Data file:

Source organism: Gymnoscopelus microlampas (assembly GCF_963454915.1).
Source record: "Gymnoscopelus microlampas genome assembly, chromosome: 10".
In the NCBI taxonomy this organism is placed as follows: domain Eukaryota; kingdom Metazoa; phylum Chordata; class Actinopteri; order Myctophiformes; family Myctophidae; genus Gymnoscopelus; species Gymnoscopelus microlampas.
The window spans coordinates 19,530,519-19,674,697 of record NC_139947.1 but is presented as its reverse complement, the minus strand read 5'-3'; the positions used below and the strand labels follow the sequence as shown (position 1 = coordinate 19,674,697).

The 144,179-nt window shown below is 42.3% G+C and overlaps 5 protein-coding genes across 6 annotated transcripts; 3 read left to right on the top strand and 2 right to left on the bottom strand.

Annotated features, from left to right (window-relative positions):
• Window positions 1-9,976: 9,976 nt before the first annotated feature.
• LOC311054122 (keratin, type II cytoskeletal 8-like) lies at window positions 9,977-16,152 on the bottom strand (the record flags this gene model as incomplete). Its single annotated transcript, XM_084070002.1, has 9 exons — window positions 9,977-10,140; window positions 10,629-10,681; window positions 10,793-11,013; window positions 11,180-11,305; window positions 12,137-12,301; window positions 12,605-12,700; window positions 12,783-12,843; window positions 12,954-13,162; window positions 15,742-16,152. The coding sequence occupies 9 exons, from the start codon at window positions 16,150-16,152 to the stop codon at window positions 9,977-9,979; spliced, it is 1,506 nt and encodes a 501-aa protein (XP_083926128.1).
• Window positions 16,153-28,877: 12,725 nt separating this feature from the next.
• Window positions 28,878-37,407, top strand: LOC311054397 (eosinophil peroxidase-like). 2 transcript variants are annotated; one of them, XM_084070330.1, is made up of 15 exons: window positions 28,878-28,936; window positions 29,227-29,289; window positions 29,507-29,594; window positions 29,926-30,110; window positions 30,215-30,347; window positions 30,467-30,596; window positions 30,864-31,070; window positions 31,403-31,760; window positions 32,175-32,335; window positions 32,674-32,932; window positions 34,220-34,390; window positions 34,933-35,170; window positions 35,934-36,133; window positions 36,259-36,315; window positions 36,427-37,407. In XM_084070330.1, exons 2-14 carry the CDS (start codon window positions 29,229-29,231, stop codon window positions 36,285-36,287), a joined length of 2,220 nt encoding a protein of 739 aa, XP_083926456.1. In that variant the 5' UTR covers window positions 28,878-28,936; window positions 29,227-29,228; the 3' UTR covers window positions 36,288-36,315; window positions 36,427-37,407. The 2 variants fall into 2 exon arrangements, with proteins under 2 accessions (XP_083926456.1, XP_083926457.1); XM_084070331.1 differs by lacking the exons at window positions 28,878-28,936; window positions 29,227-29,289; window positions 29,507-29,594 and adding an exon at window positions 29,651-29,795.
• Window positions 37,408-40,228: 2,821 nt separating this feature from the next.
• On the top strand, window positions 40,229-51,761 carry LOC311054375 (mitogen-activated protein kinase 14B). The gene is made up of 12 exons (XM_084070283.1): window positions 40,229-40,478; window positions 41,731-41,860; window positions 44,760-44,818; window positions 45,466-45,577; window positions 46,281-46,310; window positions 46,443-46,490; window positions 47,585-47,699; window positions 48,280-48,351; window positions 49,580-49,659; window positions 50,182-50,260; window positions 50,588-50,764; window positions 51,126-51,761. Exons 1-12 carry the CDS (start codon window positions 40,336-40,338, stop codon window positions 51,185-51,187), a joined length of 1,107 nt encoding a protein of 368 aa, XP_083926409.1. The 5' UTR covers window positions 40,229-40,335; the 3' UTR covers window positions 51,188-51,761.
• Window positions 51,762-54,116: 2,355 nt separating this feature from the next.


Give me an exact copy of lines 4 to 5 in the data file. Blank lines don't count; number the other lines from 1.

The window spans coordinates 19,530,519-19,674,697 of record NC_139947.1 but is presented as its reverse complement, the minus strand read 5'-3'; the positions used below and the strand labels follow the sequence as shown (position 1 = coordinate 19,674,697).

The 144,179-nt window shown below is 42.3% G+C and overlaps 5 protein-coding genes across 6 annotated transcripts; 3 read left to right on the top strand and 2 right to left on the bottom strand.